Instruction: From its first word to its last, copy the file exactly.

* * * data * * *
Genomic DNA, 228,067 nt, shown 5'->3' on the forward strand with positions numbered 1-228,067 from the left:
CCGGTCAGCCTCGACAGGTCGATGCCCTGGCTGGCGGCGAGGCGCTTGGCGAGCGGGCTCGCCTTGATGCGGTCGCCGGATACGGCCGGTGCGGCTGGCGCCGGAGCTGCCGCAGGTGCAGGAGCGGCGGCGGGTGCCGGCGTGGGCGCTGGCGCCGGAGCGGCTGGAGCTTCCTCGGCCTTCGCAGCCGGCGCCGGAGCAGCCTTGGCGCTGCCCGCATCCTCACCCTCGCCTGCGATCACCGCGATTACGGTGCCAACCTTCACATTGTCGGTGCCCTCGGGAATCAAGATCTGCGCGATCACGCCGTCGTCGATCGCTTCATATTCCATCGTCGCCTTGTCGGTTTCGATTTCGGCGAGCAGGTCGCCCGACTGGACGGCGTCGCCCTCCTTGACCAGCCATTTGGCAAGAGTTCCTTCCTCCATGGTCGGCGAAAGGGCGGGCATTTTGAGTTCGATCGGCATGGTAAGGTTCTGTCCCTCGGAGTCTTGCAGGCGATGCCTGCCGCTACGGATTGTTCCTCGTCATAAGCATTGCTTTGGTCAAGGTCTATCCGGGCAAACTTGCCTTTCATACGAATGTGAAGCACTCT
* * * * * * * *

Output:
Genomic DNA, 228,067 nt, shown 5'->3' on the forward strand with positions numbered 1-228,067 from the left:
CCGGTCAGCCTCGACAGGTCGATGCCCTGGCTGGCGGCGAGGCGCTTGGCGAGCGGGCTCGCCTTGATGCGGTCGCCGGATACGGCCGGTGCGGCTGGCGCCGGAGCTGCCGCAGGTGCAGGAGCGGCGGCGGGTGCCGGCGTGGGCGCTGGCGCCGGAGCGGCTGGAGCTTCCTCGGCCTTCGCAGCCGGCGCCGGAGCAGCCTTGGCGCTGCCCGCATCCTCACCCTCGCCTGCGATCACCGCGATTACGGTGCCAACCTTCACATTGTCGGTGCCCTCGGGAATCAAGATCTGCGCGATCACGCCGTCGTCGATCGCTTCATATTCCATCGTCGCCTTGTCGGTTTCGATTTCGGCGAGCAGGTCGCCCGACTGGACGGCGTCGCCCTCCTTGACCAGCCATTTGGCAAGAGTTCCTTCCTCCATGGTCGGCGAAAGGGCGGGCATTTTGAGTTCGATCGGCATGGTAAGGTTCTGTCCCTCGGAGTCTTGCAGGCGATGCCTGCCGCTACGGATTGTTCCTCGTCATAAGCATTGCTTTGGTCAAGGTCTATCCGGGCAAACTTGCCTTTCATACGAATGTGAAGCACTCT